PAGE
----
However, there’s some wiggle room in determining each housemate’s “proportional share.” The share should be based on square footage, but extra amenities may also be considered. For example, your master tenant could charge you a larger share if you have a private bathroom, a primo view, or sole access to a parking space.
And if the master tenant provides, for example, furnishings or kitchenware, or is solely responsible for dealing with rent and utility bills, these could be considered extra “housing services” that might justify higher rent payments for subtenants.
To protest a disproportionate share of rent or unlawful rent increases by the master tenant, subtenants may file a petition with the Rent Board. The subtenant should provide the total rent for the unit (if known) and the amount paid by each housemate.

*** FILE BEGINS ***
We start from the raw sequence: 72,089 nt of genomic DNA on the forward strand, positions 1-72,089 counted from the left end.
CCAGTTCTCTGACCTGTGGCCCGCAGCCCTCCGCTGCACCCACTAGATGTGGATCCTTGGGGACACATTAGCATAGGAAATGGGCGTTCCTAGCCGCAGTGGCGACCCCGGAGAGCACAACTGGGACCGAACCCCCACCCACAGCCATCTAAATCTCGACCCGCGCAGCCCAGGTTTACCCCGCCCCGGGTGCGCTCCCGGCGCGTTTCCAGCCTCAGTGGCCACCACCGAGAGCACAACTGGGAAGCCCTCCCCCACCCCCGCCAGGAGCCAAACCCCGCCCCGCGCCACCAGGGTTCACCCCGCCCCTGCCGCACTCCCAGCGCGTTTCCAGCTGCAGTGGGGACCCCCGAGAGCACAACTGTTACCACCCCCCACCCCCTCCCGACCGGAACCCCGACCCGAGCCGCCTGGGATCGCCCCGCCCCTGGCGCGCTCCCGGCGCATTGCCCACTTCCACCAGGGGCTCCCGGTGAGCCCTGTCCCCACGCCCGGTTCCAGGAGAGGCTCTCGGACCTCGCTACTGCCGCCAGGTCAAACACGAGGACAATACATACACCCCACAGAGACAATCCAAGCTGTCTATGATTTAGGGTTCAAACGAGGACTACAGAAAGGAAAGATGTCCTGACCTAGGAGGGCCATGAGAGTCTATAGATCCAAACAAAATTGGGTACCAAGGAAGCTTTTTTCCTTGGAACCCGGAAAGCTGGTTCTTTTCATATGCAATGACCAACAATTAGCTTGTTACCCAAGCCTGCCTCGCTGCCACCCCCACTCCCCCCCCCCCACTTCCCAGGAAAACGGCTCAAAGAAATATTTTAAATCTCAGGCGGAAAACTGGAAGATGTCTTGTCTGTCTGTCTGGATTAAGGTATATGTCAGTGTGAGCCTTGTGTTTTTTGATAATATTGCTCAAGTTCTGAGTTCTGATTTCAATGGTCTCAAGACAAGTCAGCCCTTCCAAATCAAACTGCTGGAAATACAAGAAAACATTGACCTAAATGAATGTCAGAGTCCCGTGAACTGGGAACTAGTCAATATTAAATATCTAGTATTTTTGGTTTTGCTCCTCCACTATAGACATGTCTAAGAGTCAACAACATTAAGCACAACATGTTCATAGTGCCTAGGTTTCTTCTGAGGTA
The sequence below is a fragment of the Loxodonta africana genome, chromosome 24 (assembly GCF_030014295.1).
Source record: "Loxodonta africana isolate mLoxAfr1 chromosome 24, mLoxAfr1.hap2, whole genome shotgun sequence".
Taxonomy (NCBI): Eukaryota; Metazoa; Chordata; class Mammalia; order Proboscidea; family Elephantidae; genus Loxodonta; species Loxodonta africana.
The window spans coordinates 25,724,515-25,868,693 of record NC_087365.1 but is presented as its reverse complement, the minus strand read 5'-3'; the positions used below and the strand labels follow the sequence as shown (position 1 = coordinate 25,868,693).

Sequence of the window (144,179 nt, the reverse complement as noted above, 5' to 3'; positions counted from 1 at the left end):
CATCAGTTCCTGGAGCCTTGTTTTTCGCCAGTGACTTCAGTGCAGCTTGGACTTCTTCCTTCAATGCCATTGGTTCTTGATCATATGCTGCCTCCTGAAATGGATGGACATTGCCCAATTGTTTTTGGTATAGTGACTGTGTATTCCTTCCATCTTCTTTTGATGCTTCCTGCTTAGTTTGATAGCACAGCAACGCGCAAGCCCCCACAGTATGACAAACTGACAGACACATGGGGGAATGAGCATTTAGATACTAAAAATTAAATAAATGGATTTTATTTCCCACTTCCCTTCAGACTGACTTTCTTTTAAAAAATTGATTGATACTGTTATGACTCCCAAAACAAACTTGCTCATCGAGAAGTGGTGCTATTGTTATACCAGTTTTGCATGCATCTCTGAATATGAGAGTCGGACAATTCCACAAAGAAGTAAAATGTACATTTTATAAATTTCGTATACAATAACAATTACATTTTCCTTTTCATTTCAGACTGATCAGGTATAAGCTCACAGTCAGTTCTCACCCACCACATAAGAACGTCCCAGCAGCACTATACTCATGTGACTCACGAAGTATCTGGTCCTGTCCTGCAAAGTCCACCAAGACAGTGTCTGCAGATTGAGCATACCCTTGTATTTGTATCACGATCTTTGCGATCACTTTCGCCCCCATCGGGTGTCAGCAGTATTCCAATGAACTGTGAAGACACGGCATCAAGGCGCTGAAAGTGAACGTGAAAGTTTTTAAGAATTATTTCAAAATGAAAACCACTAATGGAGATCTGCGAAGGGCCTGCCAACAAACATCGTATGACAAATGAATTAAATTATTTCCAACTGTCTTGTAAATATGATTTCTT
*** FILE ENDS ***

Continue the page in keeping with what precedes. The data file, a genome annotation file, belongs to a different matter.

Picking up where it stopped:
Following the subtenant’s filing of this petition, a hearing will be scheduled at which the master and subtenant will get the chance to provide additional evidence and argue their respective sides. If the subtenant prevails, the Administrative Law Judge may adjust their base rent and order the master tenant to refund back rent. Each party may retain an attorney to represent them at the hearing if they so choose, though representation is not required.
What if I Don’t Know What the Total Rent Is?
Of course, to figure out their equitable share of rent, subtenants first must find out how much the master tenant is paying to the landlord.